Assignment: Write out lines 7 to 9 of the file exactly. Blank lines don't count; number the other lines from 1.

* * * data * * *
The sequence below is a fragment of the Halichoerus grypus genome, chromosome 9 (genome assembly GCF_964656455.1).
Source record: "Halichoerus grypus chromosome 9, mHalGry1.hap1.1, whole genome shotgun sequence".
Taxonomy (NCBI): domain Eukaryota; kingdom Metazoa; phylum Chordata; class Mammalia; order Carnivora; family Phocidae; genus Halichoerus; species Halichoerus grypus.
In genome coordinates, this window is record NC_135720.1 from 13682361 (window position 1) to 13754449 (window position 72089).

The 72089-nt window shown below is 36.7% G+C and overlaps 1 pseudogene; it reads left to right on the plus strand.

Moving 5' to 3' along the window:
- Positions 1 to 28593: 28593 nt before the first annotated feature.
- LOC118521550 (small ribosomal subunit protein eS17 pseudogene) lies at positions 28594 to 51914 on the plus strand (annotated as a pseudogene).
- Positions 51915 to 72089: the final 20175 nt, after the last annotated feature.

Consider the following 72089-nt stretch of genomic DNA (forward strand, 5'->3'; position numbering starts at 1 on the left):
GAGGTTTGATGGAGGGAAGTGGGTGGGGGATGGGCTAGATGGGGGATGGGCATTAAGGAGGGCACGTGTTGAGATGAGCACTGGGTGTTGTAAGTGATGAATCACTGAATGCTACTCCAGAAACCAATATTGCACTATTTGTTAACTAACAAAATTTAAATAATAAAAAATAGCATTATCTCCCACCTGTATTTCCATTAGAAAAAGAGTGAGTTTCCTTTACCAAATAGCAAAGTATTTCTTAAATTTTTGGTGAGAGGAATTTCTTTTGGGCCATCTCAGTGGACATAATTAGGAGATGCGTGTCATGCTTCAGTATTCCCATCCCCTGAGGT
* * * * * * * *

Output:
- Positions 1 to 28593: 28593 nt before the first annotated feature.
- LOC118521550 (small ribosomal subunit protein eS17 pseudogene) lies at positions 28594 to 51914 on the plus strand (annotated as a pseudogene).
- Positions 51915 to 72089: the final 20175 nt, after the last annotated feature.